I have experienced the same problem like Edward. I agree with Dustin, usually one will not use null-characters in textfiles.
However i have created a file that contains all unicode characters. I have first used the utf-32le encoding, then a utf-32be encoding, a utf-16le and a utf-16be encoding as well as a utf-8 encoding.
When trying to re-encode the files to utf-8, i wanted to compare the result to the already existing utf-8 file. Because the first character in my files after the BOM is the null-character, i could not successfully detect the file with utf-16le BOM, it showed up as utf-32le BOM, because the bytes appeared exactly like Edward has described. The first character after the BOM FFFE is 0000, but the BOM detection found a BOM FFFE0000 and so, detected utf-32le instead of utf-16le whereby my first 0000-character was stolen and taken as part of the BOM.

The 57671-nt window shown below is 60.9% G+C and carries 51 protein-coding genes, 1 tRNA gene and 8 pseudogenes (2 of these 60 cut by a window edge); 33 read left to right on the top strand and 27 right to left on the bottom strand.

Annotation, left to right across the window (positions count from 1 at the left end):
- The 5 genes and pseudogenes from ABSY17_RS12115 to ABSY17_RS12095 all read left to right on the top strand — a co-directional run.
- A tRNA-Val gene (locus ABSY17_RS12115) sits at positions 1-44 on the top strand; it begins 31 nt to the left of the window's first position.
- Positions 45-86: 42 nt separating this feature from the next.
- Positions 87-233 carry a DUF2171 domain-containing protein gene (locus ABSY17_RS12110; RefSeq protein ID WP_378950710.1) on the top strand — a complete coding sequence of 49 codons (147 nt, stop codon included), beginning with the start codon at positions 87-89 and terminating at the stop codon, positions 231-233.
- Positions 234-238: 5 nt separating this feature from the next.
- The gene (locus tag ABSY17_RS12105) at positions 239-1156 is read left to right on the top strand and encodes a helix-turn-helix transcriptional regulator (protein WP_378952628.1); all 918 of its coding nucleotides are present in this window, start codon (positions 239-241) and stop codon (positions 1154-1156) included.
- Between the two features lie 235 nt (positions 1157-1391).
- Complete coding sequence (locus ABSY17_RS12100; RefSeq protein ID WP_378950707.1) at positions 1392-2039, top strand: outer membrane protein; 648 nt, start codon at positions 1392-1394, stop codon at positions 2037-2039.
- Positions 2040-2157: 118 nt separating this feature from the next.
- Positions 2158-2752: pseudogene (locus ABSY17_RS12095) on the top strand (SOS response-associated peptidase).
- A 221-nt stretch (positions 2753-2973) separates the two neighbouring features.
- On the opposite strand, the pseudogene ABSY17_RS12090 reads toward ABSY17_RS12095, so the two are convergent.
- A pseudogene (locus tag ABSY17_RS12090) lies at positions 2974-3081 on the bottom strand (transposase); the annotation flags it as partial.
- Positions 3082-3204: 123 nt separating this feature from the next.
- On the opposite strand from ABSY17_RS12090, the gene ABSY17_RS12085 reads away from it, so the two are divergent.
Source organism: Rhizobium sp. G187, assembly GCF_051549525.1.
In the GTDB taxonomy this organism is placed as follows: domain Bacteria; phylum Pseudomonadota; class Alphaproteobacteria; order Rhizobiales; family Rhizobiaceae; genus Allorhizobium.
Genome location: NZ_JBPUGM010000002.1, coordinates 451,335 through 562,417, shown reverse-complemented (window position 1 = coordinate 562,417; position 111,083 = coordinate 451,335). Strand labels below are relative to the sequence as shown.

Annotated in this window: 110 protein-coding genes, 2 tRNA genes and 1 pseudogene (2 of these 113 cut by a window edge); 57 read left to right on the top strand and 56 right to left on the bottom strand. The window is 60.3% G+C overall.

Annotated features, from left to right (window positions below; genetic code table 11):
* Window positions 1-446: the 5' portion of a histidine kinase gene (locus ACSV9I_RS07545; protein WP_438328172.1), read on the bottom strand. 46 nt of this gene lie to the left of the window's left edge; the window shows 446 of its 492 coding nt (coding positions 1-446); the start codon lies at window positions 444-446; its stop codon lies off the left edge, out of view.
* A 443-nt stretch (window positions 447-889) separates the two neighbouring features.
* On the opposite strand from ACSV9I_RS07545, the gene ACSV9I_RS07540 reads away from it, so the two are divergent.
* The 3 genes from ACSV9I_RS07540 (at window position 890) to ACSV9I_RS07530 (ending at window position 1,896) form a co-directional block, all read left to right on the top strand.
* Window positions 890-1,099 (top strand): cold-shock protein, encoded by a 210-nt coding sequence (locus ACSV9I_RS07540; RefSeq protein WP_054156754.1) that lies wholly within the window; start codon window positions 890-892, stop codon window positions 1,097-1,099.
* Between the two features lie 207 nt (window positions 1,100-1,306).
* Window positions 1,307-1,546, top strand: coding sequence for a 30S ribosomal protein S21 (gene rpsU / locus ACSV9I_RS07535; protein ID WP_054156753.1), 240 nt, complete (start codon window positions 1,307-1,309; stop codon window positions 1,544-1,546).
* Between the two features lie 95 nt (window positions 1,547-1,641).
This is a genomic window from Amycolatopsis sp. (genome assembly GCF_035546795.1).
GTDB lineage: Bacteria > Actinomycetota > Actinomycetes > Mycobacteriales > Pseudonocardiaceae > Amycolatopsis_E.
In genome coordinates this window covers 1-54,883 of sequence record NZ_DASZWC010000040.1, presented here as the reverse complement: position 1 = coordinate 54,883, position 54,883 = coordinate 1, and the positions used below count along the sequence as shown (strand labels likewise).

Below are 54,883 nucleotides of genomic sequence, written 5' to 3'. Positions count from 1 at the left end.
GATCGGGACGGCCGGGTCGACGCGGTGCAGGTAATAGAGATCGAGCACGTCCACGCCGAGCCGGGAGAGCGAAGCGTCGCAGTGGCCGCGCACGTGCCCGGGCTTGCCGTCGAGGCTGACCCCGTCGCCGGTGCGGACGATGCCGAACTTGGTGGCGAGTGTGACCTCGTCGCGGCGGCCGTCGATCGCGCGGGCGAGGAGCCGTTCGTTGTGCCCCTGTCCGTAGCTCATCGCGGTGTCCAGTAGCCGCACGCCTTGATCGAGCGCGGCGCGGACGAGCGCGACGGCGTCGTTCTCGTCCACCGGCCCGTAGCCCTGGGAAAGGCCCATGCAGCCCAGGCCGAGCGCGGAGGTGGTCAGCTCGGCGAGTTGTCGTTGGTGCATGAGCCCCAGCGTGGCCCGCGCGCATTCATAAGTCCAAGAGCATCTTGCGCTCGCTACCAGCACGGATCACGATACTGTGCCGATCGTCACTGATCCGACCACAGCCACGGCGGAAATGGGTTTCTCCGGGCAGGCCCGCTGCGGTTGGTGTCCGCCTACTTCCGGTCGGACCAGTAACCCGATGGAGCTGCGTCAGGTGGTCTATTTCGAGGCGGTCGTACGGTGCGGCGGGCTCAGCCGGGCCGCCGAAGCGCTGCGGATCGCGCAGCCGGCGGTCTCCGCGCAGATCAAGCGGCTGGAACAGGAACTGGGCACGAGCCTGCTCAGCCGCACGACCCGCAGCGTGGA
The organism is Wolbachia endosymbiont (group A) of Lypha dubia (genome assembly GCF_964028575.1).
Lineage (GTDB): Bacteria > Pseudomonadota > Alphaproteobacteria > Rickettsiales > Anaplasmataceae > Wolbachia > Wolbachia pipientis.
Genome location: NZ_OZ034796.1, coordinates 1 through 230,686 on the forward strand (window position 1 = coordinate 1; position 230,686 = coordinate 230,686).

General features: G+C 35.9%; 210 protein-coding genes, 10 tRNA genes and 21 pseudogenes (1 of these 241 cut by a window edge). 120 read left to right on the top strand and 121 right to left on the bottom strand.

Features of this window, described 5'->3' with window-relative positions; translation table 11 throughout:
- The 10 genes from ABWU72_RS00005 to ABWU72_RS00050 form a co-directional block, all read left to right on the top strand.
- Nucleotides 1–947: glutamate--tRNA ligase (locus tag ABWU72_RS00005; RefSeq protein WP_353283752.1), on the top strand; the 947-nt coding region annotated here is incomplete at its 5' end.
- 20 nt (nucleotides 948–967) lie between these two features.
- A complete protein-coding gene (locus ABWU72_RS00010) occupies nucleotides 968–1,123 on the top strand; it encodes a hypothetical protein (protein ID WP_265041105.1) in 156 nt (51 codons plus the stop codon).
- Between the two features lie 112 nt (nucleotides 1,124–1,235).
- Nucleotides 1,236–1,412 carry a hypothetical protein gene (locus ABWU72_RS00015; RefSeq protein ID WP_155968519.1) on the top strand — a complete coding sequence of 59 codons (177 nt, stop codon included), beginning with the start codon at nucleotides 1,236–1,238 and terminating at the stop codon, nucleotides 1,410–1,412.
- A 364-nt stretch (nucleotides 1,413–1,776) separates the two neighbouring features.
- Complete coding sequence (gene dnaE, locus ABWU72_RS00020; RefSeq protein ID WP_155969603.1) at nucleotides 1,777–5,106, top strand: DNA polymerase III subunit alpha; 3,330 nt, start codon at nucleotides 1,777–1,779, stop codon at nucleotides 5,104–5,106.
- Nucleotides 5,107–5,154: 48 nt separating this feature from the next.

So one should never use a null-character as first character of a file encoded with utf-16 little endian, because it will make the utf-16le and utf-32le BOM ambiguous.
To solve my problem, i will swap the first and second character. :-)